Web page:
Isn't Axis already living up to their "self proclaimed standards"? It seems like Axis has far fewer scramble-the-techs vulnerabilities and critical upgrades than the majority of their competitors. Unless we expect Axis to produce a flawless product I would say that they are earning their price as it relates to this.
Presumably if you are an Axis fan you are also following their cyber security guide (Axis Cybersecurity Hardening Guide Examined), which recommends setting IP address filters once you get beyond "demo" or "small office" deployments.
If you have properly filtered/firewalled your cameras the probability of exploit drops dramatically. Theoretically customers are only liable to an internally-executed exploit, or a compromised VMS server being used to launch an attack against the camera. Both of these are scenarios that neither Axis, or the integrator, should really be seen as liable for.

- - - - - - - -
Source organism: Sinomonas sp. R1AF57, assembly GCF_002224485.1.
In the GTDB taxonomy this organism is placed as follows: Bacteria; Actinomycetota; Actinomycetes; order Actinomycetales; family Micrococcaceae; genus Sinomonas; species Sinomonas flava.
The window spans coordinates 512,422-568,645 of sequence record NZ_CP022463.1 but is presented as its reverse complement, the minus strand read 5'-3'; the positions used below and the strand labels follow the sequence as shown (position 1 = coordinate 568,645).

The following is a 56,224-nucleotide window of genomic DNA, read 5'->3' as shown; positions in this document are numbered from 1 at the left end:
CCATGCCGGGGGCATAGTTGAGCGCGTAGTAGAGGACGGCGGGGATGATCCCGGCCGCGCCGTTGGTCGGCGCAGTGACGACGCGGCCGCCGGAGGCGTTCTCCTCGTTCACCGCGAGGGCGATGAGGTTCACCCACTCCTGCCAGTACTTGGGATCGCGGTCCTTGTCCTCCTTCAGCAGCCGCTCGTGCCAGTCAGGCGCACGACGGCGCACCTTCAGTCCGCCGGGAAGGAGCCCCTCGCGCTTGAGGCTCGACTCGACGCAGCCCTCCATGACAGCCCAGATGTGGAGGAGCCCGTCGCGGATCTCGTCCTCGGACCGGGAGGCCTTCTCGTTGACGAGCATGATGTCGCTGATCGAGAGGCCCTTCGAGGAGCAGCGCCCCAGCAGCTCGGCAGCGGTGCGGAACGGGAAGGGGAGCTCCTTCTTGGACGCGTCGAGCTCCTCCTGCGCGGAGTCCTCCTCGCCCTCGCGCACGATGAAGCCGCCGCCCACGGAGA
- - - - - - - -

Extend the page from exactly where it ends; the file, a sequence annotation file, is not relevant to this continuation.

While the ideal is non-exploitable firmware always, I do not think that is a realistic expectation. Customers and integrators need to understand that devices may need to have an emergency update done on one or more occasions over the life of the install, and set pricing for handling those issues accordingly.
Now, if this was the 3rd time Axis had a vulnerability like this in a year, I might agree that they owe integrators some recourse to justify their premium.
Semi-related, incidents like this are why integrators may want to offer service/emergency service programs to their customers. Perhaps the really savvy integrators can use Axis' weakness here as a new revenue stream for themselves.